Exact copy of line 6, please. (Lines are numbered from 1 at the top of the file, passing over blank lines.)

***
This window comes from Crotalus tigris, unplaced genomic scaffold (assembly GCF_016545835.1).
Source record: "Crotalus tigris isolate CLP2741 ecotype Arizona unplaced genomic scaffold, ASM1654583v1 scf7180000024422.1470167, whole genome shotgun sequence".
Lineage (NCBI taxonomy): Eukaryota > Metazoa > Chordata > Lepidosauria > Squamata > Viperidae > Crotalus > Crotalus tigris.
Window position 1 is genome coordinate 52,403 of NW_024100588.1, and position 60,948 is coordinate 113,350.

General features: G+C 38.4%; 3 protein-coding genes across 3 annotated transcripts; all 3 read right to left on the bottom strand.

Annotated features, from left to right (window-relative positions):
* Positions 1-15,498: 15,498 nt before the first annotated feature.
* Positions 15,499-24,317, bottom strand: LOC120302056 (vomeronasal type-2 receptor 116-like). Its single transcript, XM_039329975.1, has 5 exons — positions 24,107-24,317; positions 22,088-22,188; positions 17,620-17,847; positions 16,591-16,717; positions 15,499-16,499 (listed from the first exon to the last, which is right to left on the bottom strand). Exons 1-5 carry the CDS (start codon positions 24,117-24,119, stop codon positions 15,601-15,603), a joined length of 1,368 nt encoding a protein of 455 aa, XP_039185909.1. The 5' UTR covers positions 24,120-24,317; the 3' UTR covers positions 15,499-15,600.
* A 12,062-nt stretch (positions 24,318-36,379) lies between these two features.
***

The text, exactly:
Annotated features, from left to right (window-relative positions):